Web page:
Raccoons are a huge problem no matter what time of the year it is.
In the winter, there are two things that will drive a raccoon to be more of a bother than usual: the search for food and the search for shelter. It’s really no different than with any other winter scavenger, except that a raccoon’s size and intelligence can lead to more havoc.
Raccoon do not strictly hibernate during the winter, though they are known to sleep for days or even weeks at a time. So you may not see them very often, or they might seem to come and go at odd intervals.
Searching for Food
For regions with snowy and cold conditions, it is a tough time of year for any wildlife to find food. Raccoons are notorious omnivores and will eat just about anything, so any type of food material within their reach is going to be at risk. For most people, that means your garbage. A standard garbage can lid will not deter a raccoon for more than 10 seconds, no matter how tight it seems.
You can either store your garbage inside or invest in a sturdy critter-proof bin that has secure latches. Winter bird feeders can also be a potent raccoon lure, especially if you have peanuts or sunflower seeds in the mix. For bird feeders, try adding a repellent pack nearby so you can still enjoy the birds without attracting raccoon attention.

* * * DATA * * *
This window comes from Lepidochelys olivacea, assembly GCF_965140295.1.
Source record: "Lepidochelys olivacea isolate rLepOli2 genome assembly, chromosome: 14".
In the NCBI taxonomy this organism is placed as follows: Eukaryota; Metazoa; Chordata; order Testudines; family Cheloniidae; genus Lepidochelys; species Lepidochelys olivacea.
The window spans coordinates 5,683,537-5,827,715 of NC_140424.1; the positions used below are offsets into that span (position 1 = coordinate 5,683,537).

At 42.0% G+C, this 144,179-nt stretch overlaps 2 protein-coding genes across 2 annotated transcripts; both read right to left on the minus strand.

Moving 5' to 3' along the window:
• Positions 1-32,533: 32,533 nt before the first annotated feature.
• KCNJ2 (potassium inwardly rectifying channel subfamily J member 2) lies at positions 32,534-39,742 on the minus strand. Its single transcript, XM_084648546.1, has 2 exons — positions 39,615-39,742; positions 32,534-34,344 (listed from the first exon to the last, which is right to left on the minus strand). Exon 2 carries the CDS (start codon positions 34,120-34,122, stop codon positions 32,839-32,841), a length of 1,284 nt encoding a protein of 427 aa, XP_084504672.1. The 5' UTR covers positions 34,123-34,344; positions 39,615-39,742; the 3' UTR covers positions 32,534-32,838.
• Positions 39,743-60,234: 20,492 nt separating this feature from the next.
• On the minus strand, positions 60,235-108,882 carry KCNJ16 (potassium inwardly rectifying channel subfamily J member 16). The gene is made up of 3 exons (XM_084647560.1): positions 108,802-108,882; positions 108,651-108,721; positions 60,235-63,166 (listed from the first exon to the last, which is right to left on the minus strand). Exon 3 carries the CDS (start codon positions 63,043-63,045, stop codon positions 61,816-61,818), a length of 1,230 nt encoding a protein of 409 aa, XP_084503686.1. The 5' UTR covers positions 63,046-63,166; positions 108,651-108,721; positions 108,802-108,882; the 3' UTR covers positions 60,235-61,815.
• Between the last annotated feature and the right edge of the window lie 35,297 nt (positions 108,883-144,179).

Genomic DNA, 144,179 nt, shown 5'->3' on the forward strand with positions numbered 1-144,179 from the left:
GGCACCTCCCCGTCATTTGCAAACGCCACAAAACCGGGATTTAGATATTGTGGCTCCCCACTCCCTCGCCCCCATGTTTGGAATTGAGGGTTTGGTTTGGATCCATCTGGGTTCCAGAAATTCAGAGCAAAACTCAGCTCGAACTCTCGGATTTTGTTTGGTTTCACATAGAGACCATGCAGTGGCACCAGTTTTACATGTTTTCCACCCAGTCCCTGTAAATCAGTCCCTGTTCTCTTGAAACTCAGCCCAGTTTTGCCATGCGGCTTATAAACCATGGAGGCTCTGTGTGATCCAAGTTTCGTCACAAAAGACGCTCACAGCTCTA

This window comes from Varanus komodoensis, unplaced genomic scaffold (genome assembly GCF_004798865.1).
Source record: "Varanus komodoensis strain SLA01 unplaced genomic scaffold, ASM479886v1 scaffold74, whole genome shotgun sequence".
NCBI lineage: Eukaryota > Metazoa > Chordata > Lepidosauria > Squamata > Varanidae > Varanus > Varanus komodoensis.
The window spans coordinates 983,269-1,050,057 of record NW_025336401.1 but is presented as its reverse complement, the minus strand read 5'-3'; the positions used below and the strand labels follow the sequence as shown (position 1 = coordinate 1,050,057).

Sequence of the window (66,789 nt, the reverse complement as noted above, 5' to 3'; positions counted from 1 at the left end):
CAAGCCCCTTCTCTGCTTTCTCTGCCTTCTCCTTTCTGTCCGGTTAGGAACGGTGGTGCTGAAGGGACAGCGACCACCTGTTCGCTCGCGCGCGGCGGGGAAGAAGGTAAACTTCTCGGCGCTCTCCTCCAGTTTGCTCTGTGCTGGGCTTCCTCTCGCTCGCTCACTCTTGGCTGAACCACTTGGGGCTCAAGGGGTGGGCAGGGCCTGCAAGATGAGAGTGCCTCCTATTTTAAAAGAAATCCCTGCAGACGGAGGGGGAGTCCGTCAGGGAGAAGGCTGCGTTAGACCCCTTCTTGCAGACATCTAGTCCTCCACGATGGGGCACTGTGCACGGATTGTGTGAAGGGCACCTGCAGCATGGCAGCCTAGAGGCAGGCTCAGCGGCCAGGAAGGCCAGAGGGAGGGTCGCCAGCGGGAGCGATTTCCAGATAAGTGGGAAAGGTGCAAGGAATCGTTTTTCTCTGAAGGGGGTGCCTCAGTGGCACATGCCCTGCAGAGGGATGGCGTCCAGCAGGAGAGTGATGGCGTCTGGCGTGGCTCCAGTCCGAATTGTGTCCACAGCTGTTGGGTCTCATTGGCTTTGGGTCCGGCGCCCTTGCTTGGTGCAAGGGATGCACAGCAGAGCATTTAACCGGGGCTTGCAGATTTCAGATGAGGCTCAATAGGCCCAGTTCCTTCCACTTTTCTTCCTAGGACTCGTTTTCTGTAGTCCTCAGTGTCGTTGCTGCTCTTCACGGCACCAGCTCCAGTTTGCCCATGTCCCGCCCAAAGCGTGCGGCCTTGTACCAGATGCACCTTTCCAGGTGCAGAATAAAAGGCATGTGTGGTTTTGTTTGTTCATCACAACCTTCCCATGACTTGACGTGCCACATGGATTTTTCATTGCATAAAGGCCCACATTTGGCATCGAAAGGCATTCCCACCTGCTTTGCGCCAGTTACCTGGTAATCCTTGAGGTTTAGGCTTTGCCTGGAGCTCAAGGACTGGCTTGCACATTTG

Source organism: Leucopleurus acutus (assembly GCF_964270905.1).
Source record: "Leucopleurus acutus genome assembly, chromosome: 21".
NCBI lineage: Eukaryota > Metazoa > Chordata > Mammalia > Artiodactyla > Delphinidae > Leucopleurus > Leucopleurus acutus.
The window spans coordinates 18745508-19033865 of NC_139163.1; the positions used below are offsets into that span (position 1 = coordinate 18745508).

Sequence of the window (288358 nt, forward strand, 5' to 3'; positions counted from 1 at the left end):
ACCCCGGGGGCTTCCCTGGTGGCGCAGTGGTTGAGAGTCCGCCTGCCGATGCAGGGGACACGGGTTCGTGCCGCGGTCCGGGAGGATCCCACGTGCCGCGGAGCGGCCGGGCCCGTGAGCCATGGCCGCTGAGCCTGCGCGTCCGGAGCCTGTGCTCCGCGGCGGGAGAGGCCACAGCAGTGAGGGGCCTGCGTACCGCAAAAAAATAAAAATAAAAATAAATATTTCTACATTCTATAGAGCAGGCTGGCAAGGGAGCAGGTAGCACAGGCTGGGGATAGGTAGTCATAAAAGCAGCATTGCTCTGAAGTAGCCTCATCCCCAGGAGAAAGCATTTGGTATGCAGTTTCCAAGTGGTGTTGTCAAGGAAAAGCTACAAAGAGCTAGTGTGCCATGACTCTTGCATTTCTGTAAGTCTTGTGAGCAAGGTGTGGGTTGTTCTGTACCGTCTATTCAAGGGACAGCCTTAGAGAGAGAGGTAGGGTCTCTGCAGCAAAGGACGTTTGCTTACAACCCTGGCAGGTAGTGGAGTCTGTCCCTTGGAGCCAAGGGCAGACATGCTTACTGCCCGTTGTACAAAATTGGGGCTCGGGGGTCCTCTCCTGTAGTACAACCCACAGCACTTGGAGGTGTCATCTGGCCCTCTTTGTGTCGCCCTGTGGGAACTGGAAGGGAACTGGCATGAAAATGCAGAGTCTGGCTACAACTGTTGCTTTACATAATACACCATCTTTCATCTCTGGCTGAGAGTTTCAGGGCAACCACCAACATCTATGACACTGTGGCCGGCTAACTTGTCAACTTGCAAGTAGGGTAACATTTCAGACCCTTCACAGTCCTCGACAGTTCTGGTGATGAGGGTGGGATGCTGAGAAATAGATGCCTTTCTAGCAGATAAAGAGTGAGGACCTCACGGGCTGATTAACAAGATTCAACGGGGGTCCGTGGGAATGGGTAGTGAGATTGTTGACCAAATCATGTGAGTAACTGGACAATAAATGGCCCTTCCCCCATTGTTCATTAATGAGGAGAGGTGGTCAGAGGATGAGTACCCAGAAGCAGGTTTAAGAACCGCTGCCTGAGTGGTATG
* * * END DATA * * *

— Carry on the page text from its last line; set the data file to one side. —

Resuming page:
Looking for Shelter
Raccoons will usually live in underground dens, but will happily adapt to a quiet spot under your garage or garden shed if the opportunity arises. Their agile fingers are excellent at prying away screens, siding, or any other obstacle that might get in their way. Take extra care to board up spaces, secure vent grates and just generally block any possible access to areas that might be suitable for a winter den.
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There is one other thing that can drive a raccoon to invade your space: curiosity. Unlike other animals, they can put a lot of effort to get into things that have no purpose whatsoever, just for something to do. This is difficult to deal with because you can’t really predict where they’ll end up.
One small detail that can make dealing with raccoons in the winter actually easier than other seasons is that you can watch for their tracks in the snow. They are very distinctive, looking like little human hands with 5 clear fingers in each print.
Seeing raccoon tracks means you should start taking extra care with any outdoor garbage and watch for any damage around the outside of your house or garage. If they are already causing problems, use the tracks to get an idea of where they are coming in from. Use a strong repellent where you see them spending the time to have the best effect to keeping raccoons out of trouble around your house.